Woman: (glancing at her watch) We have thirty-five minutes more – nearly forty. And then, walking down a long, cool corridor – suddenly we’re separated, each to a different plane, on opposite sides. Don’t you find it strange?
[No response from the man. An announcement is heard on the loudspeaker.]
Woman: Air India arrives from London. SAS is off to Helsinki. The long table is emptied out. Three Japanese men are coming up the stairs. Two Arab women are coming up the stairs. The corner table over on that side is emptied out… interesting place, the airport.
Man: Too restless. So many people, but none of them can be tied down.
Woman: (smiling faintly) There’s no lack of things to tie you down. This is preferable sometimes. Everything is fleeting – temporary. Very interesting.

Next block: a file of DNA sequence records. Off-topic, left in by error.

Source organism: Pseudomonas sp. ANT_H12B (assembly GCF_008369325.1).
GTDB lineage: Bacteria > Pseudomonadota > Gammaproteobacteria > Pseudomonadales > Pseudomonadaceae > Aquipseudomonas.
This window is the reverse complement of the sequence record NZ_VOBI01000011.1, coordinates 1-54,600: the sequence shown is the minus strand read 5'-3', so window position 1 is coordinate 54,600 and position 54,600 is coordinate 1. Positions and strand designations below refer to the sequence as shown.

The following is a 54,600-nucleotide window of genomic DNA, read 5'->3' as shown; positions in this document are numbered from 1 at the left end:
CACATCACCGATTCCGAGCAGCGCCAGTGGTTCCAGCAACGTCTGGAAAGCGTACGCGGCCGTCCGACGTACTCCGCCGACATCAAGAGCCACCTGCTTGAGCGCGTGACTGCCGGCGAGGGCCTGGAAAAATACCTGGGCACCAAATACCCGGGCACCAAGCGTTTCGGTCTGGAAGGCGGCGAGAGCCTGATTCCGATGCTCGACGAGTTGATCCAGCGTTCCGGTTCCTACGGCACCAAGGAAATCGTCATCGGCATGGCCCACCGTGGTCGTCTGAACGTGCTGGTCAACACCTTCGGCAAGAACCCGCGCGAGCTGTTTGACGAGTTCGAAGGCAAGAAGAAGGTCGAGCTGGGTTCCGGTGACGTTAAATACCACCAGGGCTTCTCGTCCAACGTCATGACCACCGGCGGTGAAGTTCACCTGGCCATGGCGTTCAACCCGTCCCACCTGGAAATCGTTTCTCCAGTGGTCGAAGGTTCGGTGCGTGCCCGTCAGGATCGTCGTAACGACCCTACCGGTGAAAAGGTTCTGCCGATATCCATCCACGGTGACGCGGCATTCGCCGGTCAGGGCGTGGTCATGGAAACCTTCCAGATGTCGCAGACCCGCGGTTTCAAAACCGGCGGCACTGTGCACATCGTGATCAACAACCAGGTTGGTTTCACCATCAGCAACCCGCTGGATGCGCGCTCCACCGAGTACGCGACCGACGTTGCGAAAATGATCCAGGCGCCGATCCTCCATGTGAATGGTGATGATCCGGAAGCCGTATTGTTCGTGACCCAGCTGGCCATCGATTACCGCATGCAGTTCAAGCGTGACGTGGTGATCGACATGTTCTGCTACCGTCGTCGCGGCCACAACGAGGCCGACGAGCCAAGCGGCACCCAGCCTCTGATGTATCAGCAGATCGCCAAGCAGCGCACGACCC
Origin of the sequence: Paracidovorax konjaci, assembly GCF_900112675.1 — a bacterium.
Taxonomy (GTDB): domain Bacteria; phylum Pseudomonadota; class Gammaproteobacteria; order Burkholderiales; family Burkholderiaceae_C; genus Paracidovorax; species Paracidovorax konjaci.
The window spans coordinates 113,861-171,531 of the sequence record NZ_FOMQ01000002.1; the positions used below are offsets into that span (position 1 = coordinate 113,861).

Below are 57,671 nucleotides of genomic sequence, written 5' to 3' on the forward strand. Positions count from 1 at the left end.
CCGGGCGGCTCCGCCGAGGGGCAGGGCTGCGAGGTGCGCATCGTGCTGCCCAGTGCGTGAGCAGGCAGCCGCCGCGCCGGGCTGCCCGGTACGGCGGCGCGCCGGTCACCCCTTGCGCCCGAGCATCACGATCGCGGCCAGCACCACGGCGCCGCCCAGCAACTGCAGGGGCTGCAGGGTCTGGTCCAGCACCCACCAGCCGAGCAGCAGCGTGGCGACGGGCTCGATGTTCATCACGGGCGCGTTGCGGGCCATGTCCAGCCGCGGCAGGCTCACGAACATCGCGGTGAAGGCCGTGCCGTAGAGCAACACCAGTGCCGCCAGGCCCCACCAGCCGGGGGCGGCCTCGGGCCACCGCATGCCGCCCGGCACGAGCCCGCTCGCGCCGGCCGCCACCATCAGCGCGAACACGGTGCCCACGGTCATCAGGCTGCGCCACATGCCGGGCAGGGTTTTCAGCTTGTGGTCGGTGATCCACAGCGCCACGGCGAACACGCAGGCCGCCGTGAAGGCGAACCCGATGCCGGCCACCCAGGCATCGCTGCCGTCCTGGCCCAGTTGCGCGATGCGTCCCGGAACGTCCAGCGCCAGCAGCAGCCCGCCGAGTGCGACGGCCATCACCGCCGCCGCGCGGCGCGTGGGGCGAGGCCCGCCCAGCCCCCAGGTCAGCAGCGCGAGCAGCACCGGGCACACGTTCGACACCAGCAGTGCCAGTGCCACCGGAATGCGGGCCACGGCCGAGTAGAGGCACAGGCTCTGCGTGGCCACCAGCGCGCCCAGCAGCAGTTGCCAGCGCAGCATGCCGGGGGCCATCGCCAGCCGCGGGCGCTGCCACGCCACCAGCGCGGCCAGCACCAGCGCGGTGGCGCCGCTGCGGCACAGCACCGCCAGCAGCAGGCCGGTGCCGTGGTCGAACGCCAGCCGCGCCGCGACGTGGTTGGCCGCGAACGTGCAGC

Man: Yes – nice – for some time. At the end there’s the arrival. No danger.
Woman: (softly) It was you who were afraid of danger, Chinmay – not I.
[The man lowers his eyes to his glass. A few moments of silence.]
Man: (lifting the carafe, looking at the woman) You haven’t touched your drink.
Woman: I will. (Spears a piece of cheese with her fork and lifts it to her lips) You aren’t eating anything.
Man: I will. (Refills his glass)
Woman: People talk too much when they drink. You’re growing quieter. You haven’t said anything about yourself yet.
Man: What else is there to say, tell me.
Woman: We’ve been sitting here for nearly half an hour, you haven’t yet told me anything about me.
Man: (after a pause) You’re still the same, Urmila.